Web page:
The holidays begin and end at the table. That's why we decided to bring in a true expert to walk us through the essentials of how to style your table, just in time for Thanksgiving. Tricia Foley is more than just the principal of New York's Tricia Foley Design, but the talented designer behind the gorgeous new book, Life|Style: Elegant Simplicity at Home. Packed with beautiful photographs and inspired by the 18th century Long Island farmhouse Tricia recently restored, the book is a lesson in the power of simple rustic furnishings, clean lines, and natural materials.
We sat down with Tricia to learn more about creating an artful holiday tablescape. Read on for her own personal tips and tricks, enjoy a few of the captivating visuals from her book, and find out how you can take home an autographed copy for even more design inspiration.
How would you describe your tablescape style? Do you have a favorite look?
I love using natural materials and also keep a “wardrobe” of tabletop pieces on hand. Sometimes, it’s one large white buffet plate, sometimes lots of small plates and bowls for a modular meal. I don’t follow the typical 5-piece place setting style! I think the tablescape should be an extension of one’s personal style, so I always have a mix of new pottery, handblown glass and wood boards, mixed with antique linens and something from nature.
Let's start with the centerpiece. What do you recommend this holiday season?
Candlelight at this time of year is important to me, and this is when I bring out lots of crystal and silver for sparkle. I also plant wood trays and glass cylinders of bulbs with moss, and enjoy them for weeks, not just a few days as with cut flowers. It’s fun to see paperwhites and amaryllis growing and blossoming throughout the season.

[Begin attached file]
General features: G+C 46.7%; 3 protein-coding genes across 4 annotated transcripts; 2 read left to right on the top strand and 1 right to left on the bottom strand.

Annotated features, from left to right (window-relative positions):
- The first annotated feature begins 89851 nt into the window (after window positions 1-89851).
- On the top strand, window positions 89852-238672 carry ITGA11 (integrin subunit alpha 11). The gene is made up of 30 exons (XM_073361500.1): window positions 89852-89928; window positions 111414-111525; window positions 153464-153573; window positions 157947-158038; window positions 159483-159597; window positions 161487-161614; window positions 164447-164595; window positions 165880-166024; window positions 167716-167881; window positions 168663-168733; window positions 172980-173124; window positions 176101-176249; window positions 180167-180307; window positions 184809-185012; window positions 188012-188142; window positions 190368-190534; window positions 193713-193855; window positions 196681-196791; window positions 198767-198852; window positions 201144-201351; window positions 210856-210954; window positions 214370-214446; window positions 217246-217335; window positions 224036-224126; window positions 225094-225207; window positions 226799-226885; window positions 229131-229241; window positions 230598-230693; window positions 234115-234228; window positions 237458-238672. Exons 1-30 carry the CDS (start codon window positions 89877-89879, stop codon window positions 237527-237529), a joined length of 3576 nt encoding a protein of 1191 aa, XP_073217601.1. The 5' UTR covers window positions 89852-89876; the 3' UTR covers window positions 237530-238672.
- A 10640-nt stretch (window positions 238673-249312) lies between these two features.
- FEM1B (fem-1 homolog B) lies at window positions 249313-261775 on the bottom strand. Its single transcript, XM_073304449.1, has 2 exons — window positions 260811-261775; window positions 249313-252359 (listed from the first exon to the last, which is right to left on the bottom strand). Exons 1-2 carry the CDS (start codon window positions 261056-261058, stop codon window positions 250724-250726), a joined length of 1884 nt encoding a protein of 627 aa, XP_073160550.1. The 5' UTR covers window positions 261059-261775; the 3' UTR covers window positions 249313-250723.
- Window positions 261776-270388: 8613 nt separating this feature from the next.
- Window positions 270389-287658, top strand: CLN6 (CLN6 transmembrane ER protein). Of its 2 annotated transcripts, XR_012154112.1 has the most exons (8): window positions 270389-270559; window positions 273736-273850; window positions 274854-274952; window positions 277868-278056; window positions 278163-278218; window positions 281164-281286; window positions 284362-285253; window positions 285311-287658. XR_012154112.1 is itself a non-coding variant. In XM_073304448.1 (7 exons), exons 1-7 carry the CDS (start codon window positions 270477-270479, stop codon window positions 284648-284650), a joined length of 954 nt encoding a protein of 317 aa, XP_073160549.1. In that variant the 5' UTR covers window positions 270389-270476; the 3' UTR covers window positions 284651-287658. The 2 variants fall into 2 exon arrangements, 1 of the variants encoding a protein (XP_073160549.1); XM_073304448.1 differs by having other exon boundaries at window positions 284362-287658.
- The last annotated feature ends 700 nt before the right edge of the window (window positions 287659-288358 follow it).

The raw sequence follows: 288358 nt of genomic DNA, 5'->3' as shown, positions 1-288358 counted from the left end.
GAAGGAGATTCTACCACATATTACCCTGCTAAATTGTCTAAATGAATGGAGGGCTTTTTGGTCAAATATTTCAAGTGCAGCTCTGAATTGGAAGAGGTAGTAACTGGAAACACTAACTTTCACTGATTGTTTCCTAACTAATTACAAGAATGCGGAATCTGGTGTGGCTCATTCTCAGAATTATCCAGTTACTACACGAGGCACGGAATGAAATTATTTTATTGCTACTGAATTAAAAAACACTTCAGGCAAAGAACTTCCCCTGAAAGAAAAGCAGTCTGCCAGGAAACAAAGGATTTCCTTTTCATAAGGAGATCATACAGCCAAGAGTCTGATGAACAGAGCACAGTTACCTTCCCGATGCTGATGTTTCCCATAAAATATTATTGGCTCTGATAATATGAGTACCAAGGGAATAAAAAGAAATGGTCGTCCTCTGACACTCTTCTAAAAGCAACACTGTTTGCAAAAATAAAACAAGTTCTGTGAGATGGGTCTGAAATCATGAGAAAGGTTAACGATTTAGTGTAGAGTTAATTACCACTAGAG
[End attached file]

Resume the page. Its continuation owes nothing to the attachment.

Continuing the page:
Can you share any easy centerpiece ideas that don't involve fresh flowers?
I always have something seasonal on the table, from shells in summer to bulbs in spring, white pumpkins in fall, branches or flowering bulbs for the holidays… I’m lucky to be living out in the country now, and can just go outside to snip a few boxwood leaves or black privet berries, or even holly for tying up napkins or tucking into vases. I love bringing a bit of the outdoors in. If fresh herbs are available, small bouquets tied with string or in a bud vase add a touch of green, and can be snipped or torn to flavor the food. I also like to arrange vases, bowls, and bottles in a still-life. And candles are really important for setting the mood. I have a lot of recycled clear wine bottles that I use for water and to put candles in to run down the table. Glass cylinders of all sizes are used for everything from breadsticks to flowers to candles or sea salt.
And for those who want to go the floral route, what are your favorite stems?